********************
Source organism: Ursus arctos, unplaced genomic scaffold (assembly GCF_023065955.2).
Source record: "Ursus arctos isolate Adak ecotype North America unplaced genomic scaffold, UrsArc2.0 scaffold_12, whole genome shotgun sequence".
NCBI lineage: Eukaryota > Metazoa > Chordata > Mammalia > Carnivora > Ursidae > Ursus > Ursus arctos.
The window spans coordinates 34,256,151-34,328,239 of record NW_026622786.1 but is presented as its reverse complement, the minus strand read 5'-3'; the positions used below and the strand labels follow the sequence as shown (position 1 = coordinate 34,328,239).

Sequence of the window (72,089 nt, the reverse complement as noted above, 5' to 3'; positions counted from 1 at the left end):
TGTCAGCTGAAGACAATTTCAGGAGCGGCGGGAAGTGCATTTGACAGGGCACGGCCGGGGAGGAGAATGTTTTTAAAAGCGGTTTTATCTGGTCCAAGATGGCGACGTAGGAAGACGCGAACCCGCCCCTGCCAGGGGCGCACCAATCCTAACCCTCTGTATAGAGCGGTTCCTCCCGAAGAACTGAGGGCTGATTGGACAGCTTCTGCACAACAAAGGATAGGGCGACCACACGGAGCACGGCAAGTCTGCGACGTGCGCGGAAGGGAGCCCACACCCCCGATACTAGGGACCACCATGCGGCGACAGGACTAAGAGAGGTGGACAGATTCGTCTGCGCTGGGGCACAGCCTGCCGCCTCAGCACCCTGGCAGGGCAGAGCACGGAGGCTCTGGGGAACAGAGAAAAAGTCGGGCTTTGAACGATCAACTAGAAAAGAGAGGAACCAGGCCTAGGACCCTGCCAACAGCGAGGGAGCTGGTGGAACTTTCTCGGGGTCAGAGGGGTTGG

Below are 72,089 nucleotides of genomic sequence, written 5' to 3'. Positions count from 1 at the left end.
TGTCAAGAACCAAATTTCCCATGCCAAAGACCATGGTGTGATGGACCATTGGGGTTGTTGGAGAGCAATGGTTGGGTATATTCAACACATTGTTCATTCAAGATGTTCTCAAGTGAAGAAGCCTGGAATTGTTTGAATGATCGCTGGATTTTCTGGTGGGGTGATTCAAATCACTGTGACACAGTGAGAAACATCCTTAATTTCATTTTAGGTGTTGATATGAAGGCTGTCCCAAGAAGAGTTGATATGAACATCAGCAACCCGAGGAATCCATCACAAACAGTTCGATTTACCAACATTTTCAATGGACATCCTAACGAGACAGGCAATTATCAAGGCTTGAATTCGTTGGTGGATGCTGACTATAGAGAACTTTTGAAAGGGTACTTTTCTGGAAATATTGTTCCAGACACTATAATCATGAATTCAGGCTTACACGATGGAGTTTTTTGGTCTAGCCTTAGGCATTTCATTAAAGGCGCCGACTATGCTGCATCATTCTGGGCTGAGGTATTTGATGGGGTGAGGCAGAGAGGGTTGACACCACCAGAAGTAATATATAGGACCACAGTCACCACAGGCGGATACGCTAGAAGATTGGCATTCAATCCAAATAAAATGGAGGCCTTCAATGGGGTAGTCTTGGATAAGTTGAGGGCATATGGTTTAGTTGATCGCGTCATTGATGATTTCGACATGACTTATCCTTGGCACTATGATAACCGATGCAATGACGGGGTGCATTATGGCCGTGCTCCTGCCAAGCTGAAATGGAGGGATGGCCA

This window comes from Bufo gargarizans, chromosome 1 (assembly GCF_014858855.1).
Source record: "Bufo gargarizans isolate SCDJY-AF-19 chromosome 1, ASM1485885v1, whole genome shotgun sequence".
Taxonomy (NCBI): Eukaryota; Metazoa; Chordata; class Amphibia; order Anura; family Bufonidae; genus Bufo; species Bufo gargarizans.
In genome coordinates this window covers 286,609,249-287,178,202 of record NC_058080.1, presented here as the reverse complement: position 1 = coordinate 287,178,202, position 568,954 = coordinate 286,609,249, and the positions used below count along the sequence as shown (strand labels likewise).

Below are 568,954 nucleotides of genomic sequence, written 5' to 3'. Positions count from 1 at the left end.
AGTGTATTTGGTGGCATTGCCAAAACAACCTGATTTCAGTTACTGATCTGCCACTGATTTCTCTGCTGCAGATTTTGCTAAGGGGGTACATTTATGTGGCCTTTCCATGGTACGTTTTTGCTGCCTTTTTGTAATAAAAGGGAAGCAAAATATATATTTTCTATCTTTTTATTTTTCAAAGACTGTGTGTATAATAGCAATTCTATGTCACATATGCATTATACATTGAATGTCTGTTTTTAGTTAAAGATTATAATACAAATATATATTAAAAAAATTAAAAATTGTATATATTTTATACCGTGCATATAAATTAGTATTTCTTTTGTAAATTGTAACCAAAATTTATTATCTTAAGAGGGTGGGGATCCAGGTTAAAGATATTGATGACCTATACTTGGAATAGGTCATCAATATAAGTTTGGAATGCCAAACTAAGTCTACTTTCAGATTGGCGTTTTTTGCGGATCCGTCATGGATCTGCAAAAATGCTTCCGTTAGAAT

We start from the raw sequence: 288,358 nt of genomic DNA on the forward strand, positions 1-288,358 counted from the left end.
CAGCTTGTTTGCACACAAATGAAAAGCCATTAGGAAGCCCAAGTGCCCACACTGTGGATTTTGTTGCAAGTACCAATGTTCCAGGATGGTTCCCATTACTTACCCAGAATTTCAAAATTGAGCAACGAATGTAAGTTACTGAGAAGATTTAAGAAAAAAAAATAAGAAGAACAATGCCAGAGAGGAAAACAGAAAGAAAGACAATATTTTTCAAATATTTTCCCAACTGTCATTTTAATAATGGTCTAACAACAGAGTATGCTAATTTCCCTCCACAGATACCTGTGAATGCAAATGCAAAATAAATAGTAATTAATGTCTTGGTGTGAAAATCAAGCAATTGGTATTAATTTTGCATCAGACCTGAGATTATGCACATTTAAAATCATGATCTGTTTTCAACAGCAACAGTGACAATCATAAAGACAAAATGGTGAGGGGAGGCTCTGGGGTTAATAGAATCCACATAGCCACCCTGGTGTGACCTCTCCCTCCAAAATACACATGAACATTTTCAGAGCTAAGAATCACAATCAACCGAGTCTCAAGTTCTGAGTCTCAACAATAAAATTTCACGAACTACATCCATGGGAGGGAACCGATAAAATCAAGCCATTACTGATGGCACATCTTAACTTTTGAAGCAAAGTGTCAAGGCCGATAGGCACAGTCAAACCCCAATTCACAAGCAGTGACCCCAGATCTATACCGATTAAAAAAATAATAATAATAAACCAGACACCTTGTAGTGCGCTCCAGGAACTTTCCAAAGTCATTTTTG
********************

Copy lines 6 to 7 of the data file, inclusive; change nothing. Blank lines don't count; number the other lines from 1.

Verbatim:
TGTCAGCTGAAGACAATTTCAGGAGCGGCGGGAAGTGCATTTGACAGGGCACGGCCGGGGAGGAGAATGTTTTTAAAAGCGGTTTTATCTGGTCCAAGATGGCGACGTAGGAAGACGCGAACCCGCCCCTGCCAGGGGCGCACCAATCCTAACCCTCTGTATAGAGCGGTTCCTCCCGAAGAACTGAGGGCTGATTGGACAGCTTCTGCACAACAAAGGATAGGGCGACCACACGGAGCACGGCAAGTCTGCGACGTGCGCGGAAGGGAGCCCACACCCCCGATACTAGGGACCACCATGCGGCGACAGGACTAAGAGAGGTGGACAGATTCGTCTGCGCTGGGGCACAGCCTGCCGCCTCAGCACCCTGGCAGGGCAGAGCACGGAGGCTCTGGGGAACAGAGAAAAAGTCGGGCTTTGAACGATCAACTAGAAAAGAGAGGAACCAGGCCTAGGACCCTGCCAACAGCGAGGGAGCTGGTGGAACTTTCTCGGGGTCAGAGGGGTTGG

Below are 72,089 nucleotides of genomic sequence, written 5' to 3'. Positions count from 1 at the left end.